Twitter listsI’ve done a little Twitter housekeeping the last few evenings.

I had a couple goals in mind. One to make Twitter work for me as a relationship building tool. If I could see what was being shared by the people I wanted to get to know better, I could engage them and nurture a relationship.

Secondly, LexBlog, through its LXBN Network, has almost 8,000 lawyer members, some more active on Twitter than others. I wanted to be able to see, to the extent feasible, what they were sharing and give them a shout out when appropriate.

I did this by deleting some of the people I was following (mostly companies) and getting 90% plus of those deleted into lists. Those I continued to follow (and I will reduce the number further) I worked to get into relevant lists. Not to worry if I ‘stopped following you,’ I actually made it easier for me to see what you’re sharing, retweet it, and connect with you.

Alexandra Samuel (@awsamuel), VP of Social Media at Vision Critical, nailed why organize Twitter and use Twitter lists in a post in the Harvard Business Review this morning.

I believe there’s a better way [than a news feed] to use Twitter: as a relationship medium, one that helps you find, connect, and converse with people. Being the first with a nugget of industry gossip is nice, but creating, nourishing and sustaining meaningful working relationships is far more fundamental to your professional success and career development.

And with thoughtful use, Twitter can help support those relationships. Instead of the self-organized sphere of Google Reader, you can use Twitter as a system where others do the filtering for you: a network you’ve assembled that is telling you to “check this out,” or better yet, “read this, and here’s why it matters to you.”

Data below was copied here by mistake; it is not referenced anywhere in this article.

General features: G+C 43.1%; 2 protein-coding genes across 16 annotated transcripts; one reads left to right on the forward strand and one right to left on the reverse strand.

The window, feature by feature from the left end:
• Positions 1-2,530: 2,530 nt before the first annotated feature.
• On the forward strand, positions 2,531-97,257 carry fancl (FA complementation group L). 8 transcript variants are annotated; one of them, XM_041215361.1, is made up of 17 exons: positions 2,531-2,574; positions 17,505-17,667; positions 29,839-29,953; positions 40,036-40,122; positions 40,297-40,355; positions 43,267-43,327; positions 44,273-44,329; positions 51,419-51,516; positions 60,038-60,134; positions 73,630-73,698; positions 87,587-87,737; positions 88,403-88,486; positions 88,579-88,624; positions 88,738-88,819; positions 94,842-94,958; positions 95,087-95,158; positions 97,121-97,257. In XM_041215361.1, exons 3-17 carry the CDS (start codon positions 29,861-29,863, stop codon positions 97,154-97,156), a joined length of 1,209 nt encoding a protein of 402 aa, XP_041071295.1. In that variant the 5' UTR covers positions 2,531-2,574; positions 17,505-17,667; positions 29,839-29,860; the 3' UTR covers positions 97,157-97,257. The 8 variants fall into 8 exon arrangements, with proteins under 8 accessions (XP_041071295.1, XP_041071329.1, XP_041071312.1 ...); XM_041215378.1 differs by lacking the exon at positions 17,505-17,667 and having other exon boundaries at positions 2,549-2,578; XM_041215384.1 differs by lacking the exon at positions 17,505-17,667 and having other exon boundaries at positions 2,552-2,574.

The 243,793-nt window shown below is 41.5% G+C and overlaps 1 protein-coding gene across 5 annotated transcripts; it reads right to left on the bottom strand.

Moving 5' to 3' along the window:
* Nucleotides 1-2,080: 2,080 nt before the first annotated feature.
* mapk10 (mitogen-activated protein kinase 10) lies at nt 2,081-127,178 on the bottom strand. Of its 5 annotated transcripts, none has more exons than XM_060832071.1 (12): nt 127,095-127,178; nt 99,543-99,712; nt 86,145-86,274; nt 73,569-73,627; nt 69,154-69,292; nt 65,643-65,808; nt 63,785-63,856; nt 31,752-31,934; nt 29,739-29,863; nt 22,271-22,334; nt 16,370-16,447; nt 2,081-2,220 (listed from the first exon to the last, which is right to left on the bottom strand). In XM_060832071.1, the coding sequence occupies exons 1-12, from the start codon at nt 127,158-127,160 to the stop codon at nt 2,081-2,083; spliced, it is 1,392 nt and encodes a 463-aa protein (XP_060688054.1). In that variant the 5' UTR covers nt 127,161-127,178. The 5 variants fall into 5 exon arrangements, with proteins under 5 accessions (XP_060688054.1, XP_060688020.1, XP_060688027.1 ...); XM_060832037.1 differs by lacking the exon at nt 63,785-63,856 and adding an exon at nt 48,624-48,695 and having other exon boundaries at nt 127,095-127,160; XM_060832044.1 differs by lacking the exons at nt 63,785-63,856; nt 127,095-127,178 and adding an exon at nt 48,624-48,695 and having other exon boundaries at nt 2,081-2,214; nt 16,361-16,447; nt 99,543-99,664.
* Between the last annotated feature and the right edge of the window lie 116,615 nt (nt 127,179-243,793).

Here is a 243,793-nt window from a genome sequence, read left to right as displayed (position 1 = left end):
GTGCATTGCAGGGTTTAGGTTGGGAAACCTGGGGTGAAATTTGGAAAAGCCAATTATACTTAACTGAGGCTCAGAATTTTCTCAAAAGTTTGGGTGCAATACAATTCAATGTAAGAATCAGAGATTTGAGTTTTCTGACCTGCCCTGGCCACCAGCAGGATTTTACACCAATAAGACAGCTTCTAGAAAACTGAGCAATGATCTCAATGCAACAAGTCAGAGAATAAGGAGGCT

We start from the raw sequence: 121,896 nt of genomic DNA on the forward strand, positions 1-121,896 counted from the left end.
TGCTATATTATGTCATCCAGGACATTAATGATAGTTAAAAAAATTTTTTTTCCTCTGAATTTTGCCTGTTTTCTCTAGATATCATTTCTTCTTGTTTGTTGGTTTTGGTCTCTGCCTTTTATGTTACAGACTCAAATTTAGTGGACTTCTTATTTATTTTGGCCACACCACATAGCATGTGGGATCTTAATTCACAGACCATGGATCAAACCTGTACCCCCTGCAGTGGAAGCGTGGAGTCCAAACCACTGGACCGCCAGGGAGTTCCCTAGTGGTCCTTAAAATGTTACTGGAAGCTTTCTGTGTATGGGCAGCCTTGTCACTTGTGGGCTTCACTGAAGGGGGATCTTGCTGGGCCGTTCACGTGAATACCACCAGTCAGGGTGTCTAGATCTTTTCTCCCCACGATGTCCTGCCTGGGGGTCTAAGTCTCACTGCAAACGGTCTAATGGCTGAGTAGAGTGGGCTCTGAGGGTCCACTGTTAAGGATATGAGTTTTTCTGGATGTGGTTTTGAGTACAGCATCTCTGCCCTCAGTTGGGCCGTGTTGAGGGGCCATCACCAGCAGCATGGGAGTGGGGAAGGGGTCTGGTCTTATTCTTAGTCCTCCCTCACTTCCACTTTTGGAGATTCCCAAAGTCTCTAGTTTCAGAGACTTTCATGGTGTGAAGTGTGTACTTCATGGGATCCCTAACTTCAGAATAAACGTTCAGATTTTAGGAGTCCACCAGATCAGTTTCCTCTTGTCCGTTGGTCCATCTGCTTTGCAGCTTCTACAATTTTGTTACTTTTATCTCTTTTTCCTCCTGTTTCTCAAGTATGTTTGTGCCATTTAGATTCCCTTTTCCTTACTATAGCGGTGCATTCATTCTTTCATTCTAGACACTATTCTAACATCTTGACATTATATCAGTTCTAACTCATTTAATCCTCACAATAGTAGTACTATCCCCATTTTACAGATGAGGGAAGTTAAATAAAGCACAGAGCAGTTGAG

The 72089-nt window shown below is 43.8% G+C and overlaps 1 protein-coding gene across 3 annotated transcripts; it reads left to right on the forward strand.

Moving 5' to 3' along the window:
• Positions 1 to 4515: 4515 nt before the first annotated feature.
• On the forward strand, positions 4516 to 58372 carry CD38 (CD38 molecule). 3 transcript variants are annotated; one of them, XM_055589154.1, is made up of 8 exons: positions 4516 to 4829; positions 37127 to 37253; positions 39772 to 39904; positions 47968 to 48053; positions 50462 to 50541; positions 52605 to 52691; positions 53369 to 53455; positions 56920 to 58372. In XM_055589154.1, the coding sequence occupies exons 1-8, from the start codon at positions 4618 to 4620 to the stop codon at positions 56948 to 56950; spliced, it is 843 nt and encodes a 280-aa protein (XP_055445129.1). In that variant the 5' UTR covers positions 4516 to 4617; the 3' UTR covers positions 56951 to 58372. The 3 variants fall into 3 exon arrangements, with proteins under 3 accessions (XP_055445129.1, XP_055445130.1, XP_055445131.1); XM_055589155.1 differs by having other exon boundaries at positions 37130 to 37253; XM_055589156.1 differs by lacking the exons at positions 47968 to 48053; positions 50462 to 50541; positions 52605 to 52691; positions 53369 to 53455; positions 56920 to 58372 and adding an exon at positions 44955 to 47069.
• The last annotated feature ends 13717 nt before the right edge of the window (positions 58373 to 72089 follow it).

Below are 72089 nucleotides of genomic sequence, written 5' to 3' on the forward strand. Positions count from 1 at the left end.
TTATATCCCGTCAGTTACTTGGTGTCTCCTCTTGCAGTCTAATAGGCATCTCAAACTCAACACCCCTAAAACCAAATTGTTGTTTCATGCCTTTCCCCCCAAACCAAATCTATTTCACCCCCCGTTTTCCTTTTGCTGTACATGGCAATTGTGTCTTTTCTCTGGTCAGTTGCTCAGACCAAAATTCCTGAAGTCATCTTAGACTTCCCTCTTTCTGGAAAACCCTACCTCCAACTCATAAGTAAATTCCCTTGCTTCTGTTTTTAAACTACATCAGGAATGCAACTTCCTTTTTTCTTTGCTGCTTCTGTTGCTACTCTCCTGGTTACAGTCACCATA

How do you to set up Twitter as a relationship medium?

The key to making effective, satisfying use of Twitter is to keep your attention focused on the people who matter most to you.

You do that by using Twitter lists to organize your tweets, giving each list a name that prompts you to think about how you want to relate to each set of people you follow. A multi-column Twitter client like HootSuite (one of the world’s most popular Twitter clients) can help you focus on your lists rather than your home feed, so you’re much less likely to get overwhelmed. (Full disclosure: My employer, Vision Critical, built a survey app that plugs into HootSuite.)

If you rely on relationships and a strong word of mouth reputation to get your best work, and which lawyer doesn’t, you need to make Twitter work for you. Otherwise Twitter is, at best, a firehouse of news feeds.

One you set up lists on your desktop, there are any number of applications such as Hootsuite, Twitter, or Twitterrific you can use on your iPad or smartphone to leverage your Twitter lists.

It’s very nice to be able to stand in line at Starbucks and flip through your Twitter lists so as to engage clients and the influencers of those clients (i.e, bloggers and reporters). It’s the stuff relationships are made of.

As a heads up, Samuel goes on in her Harvard Business Review Post to detail how to set up and use Twitter lists on Twitter. She’s also got book out today, entitled Work Smarter with Twitter and HootSuite (only $3.99), published by Harvard Business Review Press.

Image courtesy of Flickr by puuikibeach.